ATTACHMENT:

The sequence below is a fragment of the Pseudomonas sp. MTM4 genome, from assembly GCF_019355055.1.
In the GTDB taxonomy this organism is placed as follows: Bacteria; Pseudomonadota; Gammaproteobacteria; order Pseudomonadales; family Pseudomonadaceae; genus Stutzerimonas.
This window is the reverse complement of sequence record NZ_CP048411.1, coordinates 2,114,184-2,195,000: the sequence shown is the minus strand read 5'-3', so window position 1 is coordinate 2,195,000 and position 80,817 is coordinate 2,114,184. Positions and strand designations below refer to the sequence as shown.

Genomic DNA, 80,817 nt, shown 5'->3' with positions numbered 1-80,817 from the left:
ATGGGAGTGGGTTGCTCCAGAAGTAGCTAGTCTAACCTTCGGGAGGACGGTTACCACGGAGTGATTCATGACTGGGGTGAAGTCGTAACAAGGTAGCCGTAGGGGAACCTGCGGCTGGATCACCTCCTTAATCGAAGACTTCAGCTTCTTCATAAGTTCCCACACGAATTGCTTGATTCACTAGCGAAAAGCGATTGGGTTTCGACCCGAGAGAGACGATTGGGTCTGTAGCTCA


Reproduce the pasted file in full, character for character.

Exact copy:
The sequence below is a fragment of the Pseudomonas sp. MTM4 genome, from assembly GCF_019355055.1.
In the GTDB taxonomy this organism is placed as follows: Bacteria; Pseudomonadota; Gammaproteobacteria; order Pseudomonadales; family Pseudomonadaceae; genus Stutzerimonas.
This window is the reverse complement of sequence record NZ_CP048411.1, coordinates 2,114,184-2,195,000: the sequence shown is the minus strand read 5'-3', so window position 1 is coordinate 2,195,000 and position 80,817 is coordinate 2,114,184. Positions and strand designations below refer to the sequence as shown.

Genomic DNA, 80,817 nt, shown 5'->3' with positions numbered 1-80,817 from the left:
ATGGGAGTGGGTTGCTCCAGAAGTAGCTAGTCTAACCTTCGGGAGGACGGTTACCACGGAGTGATTCATGACTGGGGTGAAGTCGTAACAAGGTAGCCGTAGGGGAACCTGCGGCTGGATCACCTCCTTAATCGAAGACTTCAGCTTCTTCATAAGTTCCCACACGAATTGCTTGATTCACTAGCGAAAAGCGATTGGGTTTCGACCCGAGAGAGACGATTGGGTCTGTAGCTCA